Unit 10. Topic and predicative
I have built, built more bridges than I’ve burned
And I have helped, helped more people than I’ve hurt
But in my life, I’m still humbled by how little I have learned
Up till now, our example sentences had main predicates with inner factives, meaning that they were claiming reality of their main predicates’ actions, per Rule Seven. We say that these sentences had the factive topicalised. Other cases can be topicalised instead – we have had a glimpse of this in the previous unit when we mentioned that the noun phrase wèx nàgcy. speak-nom1 war-fact-acc2. actually means ‘A teller of a war exists; there is a teller of a war’, and dmèt mÌse lÌbvy. see-nom1 mouse-acc-nom2 white-acc-acc3. means ‘There are seen things, white mice’. These are sentences with the nominative topicalised, claiming reality of their main predicates’ senders.
|dmàt mÌse lÌbvy.||I see white mice.|
|see-fact1 mouse-acc-nom2 white-acc-acc3.|
|dmèt mÌse lÌbvy.||The seen things, white mice, (exist.)||There are white mice I see. I see the white mice.|
|see-nom1 mouse-acc-nom2 white-acc-acc3.|
|sklè bÌe.||A bridge builder, [i.e.] she, (exists.)||It’s her who’s building bridges.|
She builds bridges.
Constructions of the kind ‘It’s her who’s building bridges’ are called cleft sentences, and ‘She builds bridges’ is an implicit cleft (as was ‘She doesn’t eat it because of the vitamins’ in unit 8).
Dative and receptive verbs
Lemizh verbs corresponding to dative/receptive word pairs (‘give’ vs. ‘get’) can be topicalised to expressly distinguish the dative from the receptive viewpoint.
|dà dwÌwy.||The action of giving a bottle (exists.)||Someone gives / Someone gets a bottle. (neutral form)|
|dè dwÌwy.||The giver of a bottle (exists.)||Someone gives a bottle.|
|dì dwÌwy.||The recipient of a bottle (exists.)||Someone gets a bottle.|
As you remember, verbs can also be qualified with different agents (‘give’ vs. ‘take’), allowing for a number of different shades of meaning.
The English perfect signifies the consequence of a completed action: ‘I have built bridges’ = ‘The bridges are built, they exist now’. To phrase a sentence about the consequence in Lemizh, we topicalise the consecutive case (il, direct consequence, effect).
|sklìl vèe.||The consequence of making bridges (exists.)||I have built bridges.|
|díl fOpysryfè dwywÌ lusÌi.||The consequence of giving a bottle (exists.)||Father Christmas has given Lucy a bottle.|
|give-cons1 FatherChristmas-acc-nom2a bottle-acc-acc2 Lucy-acc-dat2.|
We can now also express the aspect of a passive participle (although this is only rarely necessary) by building a consecutive into a compound.
|wà fmìlxky. ⇒ fmilxkwÌ.||The content of the parole is the consequence of spilling.||a spilt thing|
|PIn−1-fact1 spill-cons-acc2. ⇒ spill-cons-PIn−1-acc1.|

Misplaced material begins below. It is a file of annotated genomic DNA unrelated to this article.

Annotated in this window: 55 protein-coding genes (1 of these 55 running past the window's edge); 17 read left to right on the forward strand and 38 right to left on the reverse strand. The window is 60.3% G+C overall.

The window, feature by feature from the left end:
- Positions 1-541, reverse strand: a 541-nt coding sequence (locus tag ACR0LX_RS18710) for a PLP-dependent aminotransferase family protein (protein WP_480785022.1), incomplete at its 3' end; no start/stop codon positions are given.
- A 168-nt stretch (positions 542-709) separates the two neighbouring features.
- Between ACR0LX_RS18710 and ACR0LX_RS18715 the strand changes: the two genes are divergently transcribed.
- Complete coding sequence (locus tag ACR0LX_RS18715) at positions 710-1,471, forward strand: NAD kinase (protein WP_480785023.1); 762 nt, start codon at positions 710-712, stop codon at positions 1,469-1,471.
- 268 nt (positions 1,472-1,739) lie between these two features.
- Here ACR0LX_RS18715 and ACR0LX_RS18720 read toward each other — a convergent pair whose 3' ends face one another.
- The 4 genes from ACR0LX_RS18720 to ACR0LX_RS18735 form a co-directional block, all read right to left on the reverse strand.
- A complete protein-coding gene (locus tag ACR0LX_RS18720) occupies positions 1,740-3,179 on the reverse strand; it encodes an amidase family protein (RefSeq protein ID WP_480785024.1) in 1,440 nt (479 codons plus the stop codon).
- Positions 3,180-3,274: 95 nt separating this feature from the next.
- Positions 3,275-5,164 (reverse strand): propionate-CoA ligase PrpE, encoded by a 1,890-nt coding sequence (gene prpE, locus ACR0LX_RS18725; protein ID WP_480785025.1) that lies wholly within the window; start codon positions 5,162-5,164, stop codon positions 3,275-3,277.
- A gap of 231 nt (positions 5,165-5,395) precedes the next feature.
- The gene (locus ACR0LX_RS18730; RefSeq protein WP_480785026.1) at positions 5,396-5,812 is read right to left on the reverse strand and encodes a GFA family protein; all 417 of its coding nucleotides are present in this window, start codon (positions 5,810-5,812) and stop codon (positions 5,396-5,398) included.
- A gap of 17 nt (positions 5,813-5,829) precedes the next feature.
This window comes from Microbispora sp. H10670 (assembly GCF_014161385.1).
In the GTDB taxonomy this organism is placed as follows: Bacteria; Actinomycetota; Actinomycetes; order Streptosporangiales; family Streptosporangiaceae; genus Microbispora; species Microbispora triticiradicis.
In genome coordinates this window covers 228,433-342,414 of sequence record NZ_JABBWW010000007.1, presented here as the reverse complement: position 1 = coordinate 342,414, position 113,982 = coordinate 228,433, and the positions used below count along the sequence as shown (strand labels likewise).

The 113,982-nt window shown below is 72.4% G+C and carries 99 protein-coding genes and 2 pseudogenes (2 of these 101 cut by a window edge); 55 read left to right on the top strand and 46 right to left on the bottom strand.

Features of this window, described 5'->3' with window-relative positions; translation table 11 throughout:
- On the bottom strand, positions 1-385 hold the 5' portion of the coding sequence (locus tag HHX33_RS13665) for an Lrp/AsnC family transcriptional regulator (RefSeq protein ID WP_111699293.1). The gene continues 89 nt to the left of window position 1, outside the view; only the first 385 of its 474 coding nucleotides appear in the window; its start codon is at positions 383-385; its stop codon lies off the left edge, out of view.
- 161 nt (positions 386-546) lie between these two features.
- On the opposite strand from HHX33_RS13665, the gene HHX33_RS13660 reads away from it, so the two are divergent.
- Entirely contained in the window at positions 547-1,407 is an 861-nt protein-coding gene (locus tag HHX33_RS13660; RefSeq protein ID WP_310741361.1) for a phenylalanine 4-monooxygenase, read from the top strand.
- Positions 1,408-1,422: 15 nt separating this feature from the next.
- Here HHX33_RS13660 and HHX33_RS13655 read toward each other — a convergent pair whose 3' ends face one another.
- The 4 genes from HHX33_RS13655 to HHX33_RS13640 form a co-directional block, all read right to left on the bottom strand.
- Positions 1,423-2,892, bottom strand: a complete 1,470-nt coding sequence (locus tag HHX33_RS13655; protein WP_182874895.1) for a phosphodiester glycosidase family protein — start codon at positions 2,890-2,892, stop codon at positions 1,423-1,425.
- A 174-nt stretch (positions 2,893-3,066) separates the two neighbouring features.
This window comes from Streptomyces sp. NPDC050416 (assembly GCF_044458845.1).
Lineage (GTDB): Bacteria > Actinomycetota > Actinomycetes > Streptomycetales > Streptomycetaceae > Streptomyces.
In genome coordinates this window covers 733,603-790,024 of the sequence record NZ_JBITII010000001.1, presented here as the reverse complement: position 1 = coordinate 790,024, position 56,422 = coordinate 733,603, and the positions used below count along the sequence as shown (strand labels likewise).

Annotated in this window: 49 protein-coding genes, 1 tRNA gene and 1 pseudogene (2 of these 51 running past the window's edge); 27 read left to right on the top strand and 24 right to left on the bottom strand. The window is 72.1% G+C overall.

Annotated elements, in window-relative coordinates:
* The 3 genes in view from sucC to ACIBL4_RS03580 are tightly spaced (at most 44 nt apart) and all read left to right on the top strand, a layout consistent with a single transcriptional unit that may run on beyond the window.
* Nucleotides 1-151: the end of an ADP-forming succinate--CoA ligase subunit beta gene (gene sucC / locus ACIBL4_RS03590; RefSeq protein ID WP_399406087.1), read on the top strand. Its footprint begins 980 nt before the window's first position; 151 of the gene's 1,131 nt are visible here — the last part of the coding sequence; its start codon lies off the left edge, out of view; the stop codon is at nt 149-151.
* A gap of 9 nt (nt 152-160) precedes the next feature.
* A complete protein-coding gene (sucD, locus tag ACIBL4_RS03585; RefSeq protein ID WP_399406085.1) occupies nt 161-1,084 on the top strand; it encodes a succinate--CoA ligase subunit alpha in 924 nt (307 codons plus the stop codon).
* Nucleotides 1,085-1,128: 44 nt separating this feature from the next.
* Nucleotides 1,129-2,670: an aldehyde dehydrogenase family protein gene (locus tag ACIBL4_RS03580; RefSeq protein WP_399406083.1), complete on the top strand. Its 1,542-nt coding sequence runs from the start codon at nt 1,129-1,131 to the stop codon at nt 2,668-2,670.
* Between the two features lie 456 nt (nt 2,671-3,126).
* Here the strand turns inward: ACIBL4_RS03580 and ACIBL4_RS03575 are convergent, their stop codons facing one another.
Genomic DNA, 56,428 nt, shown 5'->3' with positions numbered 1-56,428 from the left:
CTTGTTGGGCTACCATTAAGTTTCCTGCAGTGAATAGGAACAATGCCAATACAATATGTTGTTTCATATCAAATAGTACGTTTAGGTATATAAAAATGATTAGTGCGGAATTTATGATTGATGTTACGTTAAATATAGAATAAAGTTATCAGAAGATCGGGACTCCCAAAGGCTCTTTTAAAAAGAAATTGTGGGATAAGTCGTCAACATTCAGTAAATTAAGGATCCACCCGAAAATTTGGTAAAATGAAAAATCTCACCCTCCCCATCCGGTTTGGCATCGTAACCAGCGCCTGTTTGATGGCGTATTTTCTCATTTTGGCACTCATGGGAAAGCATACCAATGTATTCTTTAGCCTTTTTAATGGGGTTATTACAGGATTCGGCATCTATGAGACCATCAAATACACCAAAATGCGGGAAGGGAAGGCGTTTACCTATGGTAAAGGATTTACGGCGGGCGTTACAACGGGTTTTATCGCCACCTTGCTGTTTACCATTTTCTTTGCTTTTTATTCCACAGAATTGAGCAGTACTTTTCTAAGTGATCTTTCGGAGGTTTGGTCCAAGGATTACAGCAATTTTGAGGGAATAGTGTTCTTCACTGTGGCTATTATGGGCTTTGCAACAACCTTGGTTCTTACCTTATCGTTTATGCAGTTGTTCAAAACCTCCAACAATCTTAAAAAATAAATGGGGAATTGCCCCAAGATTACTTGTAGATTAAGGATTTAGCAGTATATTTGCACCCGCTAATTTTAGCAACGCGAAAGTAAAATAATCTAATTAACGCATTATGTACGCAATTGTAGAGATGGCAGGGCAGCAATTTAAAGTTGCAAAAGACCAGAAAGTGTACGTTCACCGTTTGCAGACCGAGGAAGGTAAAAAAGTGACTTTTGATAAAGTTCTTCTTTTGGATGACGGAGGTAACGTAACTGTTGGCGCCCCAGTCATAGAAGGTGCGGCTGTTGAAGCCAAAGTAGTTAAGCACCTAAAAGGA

|xmlÌg fmilxkvÌy.||(change of pronoun)||spilt milk|
English stative verbs are typically perfect and often receptive, and are translated accordingly:
- ‘sit’ = ‘have sat down, have been seated’
- ‘owe’ = ‘have borrowed, have been lent’
- ‘know’ = ‘have been taught’, but also ‘have seen = know by sight, have heard = know from hearsay, have read, have been acquainted with’ etc.
- ‘mean’ = ‘have been given [a] meaning’
- ‘be’ = ‘have been made’
- ‘wait’ is the perfect of wràks., which translates somewhat awkwardly as ‘start waiting’, in the same sense as ‘be given a meaning’ equals ‘start meaning something’.
Some of the literal translations (‘have been made’) are misleading: it is not required that someone has actually made it. (Recall that a case can denote ‘no one/nothing at all’, but it will still exist.)
|zdìls cnÌy.||The children have sat down / have been seated. (The consequence of this action exists.)||The children are sitting.|
|dmìlt edmyjdì trÌxke.||Edmund has seen beavers.||Edmund knows beavers.|
|see-cons1 Edmund-acc-dat2 beaver-acc-nom2.|
|gwìlt edmyjdì oranutnÌy.||Edmund has been taught about orangutans.||Edmund knows about orangutans.|
|teach-cons1 Edmund-acc-dat2 orangutan-acc-acc2.|
|fkrìlj tyÌ vèU.||This tortoise has been made for me.||This is my tortoise. This tortoise is mine.|
|tortoise-cons1 this-acc-acc2 PIn−2-nom-ben2.|
‘This is my tortoise’ is equivalent to ‘I possess this tortoise’, so ‘possess, have got’ can be translated as a genitive. Such sentences are often about the existence of the possessed thing; hence the different topicalisation in the following example.
|dwÌw lusÌU.||A bottle for Lucy / Lucy’s bottle (exists.)||Lucy has got / possesses a bottle.|
Recall the remark in unit 3, Ambiguous plot usage: ‘be happy’ isn’t simply a state like being tall or brown-haired. On the other hand, having been seated is enough for sitting: in this case, nothing else needs to happen. ‘sit’ is a genuine static verb.
Achieving a purpose (or not); modified topics
Some English verb pairs are in a relationship of trying and achieving to each other: examples include ‘search – find’, ‘ask – (getting an) answer’, ‘command – obey’, as well as ‘try – achieve/manage’ itself. To express any of the second verbs in these pairs, we use the first and topicalise the final case (Ul, purpose, aim).
|xÙlsk snrÌki.||The aim of searching (exists.)||I’ve found the Snark-dat.|
The meaning of this sentence is not that I have an aim for my search in mind, but that the aim (i.e. finding the Snark) exists in the world of the parole, it is grammatically real. Contrast this verb with ràdj. ‘discover, find’, which does not imply having looked for it. Also note that the Snark is the dative object, which additionally expresses that the search reaches the Snark. This is another example of ambiguous usage.
A purpose not achieved can be denoted by negating the final case, a construction called a negated topic. Note the difference in degree of reality that is caused by an inversion: the second example does not claim that the thing is not found.